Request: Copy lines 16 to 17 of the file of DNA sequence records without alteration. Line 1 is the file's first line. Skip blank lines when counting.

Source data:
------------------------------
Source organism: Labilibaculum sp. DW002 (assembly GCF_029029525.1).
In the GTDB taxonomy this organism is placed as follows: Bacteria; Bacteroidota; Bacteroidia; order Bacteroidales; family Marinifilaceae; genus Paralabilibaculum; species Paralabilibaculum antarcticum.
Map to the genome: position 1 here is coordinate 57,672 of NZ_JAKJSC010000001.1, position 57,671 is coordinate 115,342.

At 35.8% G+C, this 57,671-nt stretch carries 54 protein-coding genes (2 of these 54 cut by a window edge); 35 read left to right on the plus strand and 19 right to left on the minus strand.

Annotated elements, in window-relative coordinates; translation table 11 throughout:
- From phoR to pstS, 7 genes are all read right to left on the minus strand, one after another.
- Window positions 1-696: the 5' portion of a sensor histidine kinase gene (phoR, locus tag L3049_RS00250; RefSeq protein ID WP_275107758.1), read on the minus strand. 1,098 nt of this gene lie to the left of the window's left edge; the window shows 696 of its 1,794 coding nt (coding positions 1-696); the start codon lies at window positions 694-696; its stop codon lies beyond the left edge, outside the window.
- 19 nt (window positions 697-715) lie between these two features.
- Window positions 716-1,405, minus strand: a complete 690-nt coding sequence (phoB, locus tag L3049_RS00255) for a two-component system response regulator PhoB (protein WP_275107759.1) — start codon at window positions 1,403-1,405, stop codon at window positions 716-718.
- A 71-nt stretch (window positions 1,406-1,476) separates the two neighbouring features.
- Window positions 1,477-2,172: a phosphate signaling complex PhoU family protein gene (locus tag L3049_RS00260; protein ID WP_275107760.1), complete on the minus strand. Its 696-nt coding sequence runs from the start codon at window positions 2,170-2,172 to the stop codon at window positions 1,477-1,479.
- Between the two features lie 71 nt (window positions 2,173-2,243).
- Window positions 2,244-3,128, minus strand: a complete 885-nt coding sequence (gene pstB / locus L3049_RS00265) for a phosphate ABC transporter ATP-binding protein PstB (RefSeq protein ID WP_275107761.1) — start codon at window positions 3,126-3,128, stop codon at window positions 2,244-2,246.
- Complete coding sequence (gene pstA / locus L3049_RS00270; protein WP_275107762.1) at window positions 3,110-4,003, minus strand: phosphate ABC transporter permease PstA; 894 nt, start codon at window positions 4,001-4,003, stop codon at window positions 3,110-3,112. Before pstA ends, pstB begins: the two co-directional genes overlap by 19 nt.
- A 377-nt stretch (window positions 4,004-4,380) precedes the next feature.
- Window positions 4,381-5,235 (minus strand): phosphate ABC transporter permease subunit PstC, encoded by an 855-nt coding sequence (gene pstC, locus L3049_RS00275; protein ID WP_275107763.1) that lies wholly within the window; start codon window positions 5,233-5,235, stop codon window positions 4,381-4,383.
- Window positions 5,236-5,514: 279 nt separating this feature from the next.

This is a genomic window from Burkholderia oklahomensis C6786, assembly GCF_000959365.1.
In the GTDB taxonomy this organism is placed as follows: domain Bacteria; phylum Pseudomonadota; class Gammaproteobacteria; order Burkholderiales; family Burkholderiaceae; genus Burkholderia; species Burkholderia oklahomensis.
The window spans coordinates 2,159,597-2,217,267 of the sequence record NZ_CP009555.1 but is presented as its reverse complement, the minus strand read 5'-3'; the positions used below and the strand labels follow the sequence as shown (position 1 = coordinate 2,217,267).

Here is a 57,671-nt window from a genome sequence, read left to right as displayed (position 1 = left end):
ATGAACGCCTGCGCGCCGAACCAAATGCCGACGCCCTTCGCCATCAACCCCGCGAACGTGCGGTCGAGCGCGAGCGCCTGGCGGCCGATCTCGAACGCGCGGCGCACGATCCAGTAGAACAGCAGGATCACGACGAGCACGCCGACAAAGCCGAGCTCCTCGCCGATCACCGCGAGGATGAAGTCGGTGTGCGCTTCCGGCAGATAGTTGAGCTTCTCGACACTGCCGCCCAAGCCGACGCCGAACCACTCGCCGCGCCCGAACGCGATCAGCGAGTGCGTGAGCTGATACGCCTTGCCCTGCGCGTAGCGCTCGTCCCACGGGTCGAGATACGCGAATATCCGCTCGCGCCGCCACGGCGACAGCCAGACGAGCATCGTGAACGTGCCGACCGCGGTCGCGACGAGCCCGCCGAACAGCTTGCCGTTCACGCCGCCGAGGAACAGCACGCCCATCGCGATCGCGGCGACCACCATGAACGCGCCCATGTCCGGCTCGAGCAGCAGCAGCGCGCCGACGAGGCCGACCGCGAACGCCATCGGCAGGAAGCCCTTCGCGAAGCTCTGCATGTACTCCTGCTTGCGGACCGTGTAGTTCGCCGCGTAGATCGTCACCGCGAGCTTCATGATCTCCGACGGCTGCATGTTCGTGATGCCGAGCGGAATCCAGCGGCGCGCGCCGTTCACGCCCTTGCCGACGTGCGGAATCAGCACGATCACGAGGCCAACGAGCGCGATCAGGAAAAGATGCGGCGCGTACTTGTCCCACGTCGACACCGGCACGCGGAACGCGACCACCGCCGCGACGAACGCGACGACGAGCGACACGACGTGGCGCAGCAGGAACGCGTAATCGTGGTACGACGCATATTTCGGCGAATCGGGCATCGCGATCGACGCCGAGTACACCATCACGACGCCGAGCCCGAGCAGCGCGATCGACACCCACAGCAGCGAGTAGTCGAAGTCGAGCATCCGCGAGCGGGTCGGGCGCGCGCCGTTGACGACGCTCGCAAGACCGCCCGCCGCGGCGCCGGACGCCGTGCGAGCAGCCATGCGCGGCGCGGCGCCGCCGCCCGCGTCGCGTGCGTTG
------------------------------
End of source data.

- Window positions 4,381-5,235 (minus strand): phosphate ABC transporter permease subunit PstC, encoded by an 855-nt coding sequence (gene pstC, locus L3049_RS00275; protein ID WP_275107763.1) that lies wholly within the window; start codon window positions 5,233-5,235, stop codon window positions 4,381-4,383.
- Window positions 5,236-5,514: 279 nt separating this feature from the next.